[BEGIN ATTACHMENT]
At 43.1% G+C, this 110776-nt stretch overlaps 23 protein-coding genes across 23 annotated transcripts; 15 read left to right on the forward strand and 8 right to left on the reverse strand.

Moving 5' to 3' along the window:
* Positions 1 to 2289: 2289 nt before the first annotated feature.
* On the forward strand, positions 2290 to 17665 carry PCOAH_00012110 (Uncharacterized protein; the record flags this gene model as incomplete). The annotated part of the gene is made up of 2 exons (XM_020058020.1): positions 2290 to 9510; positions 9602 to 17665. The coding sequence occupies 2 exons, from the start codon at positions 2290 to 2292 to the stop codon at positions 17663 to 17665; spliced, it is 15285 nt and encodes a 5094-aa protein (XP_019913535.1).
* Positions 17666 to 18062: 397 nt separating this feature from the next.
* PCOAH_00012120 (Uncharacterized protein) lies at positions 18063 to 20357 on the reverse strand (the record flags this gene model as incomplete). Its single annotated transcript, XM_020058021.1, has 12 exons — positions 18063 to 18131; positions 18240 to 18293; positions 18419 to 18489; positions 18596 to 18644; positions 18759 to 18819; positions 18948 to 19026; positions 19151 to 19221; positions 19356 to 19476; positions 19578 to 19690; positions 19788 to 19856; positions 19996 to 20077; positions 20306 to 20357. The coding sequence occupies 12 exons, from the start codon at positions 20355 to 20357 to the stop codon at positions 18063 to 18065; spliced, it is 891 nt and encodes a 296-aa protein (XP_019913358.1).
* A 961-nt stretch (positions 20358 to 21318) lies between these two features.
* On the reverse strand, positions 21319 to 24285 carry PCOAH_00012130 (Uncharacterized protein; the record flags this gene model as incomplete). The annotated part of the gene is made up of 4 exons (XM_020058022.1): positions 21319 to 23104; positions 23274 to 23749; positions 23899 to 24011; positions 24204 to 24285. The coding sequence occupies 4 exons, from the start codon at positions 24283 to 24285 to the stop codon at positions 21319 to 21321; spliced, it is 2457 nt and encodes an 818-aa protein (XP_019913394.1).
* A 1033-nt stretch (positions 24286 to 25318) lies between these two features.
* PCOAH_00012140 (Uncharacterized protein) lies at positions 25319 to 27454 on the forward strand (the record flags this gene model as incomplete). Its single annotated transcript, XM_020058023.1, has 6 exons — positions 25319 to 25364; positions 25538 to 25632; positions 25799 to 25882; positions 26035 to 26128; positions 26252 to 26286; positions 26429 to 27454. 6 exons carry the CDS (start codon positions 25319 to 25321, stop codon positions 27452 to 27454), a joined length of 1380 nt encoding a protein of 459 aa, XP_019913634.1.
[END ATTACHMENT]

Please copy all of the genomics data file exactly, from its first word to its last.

At 43.1% G+C, this 110776-nt stretch overlaps 23 protein-coding genes across 23 annotated transcripts; 15 read left to right on the forward strand and 8 right to left on the reverse strand.

Moving 5' to 3' along the window:
* Positions 1 to 2289: 2289 nt before the first annotated feature.
* On the forward strand, positions 2290 to 17665 carry PCOAH_00012110 (Uncharacterized protein; the record flags this gene model as incomplete). The annotated part of the gene is made up of 2 exons (XM_020058020.1): positions 2290 to 9510; positions 9602 to 17665. The coding sequence occupies 2 exons, from the start codon at positions 2290 to 2292 to the stop codon at positions 17663 to 17665; spliced, it is 15285 nt and encodes a 5094-aa protein (XP_019913535.1).
* Positions 17666 to 18062: 397 nt separating this feature from the next.
* PCOAH_00012120 (Uncharacterized protein) lies at positions 18063 to 20357 on the reverse strand (the record flags this gene model as incomplete). Its single annotated transcript, XM_020058021.1, has 12 exons — positions 18063 to 18131; positions 18240 to 18293; positions 18419 to 18489; positions 18596 to 18644; positions 18759 to 18819; positions 18948 to 19026; positions 19151 to 19221; positions 19356 to 19476; positions 19578 to 19690; positions 19788 to 19856; positions 19996 to 20077; positions 20306 to 20357. The coding sequence occupies 12 exons, from the start codon at positions 20355 to 20357 to the stop codon at positions 18063 to 18065; spliced, it is 891 nt and encodes a 296-aa protein (XP_019913358.1).
* A 961-nt stretch (positions 20358 to 21318) lies between these two features.
* On the reverse strand, positions 21319 to 24285 carry PCOAH_00012130 (Uncharacterized protein; the record flags this gene model as incomplete). The annotated part of the gene is made up of 4 exons (XM_020058022.1): positions 21319 to 23104; positions 23274 to 23749; positions 23899 to 24011; positions 24204 to 24285. The coding sequence occupies 4 exons, from the start codon at positions 24283 to 24285 to the stop codon at positions 21319 to 21321; spliced, it is 2457 nt and encodes an 818-aa protein (XP_019913394.1).
* A 1033-nt stretch (positions 24286 to 25318) lies between these two features.
* PCOAH_00012140 (Uncharacterized protein) lies at positions 25319 to 27454 on the forward strand (the record flags this gene model as incomplete). Its single annotated transcript, XM_020058023.1, has 6 exons — positions 25319 to 25364; positions 25538 to 25632; positions 25799 to 25882; positions 26035 to 26128; positions 26252 to 26286; positions 26429 to 27454. 6 exons carry the CDS (start codon positions 25319 to 25321, stop codon positions 27452 to 27454), a joined length of 1380 nt encoding a protein of 459 aa, XP_019913634.1.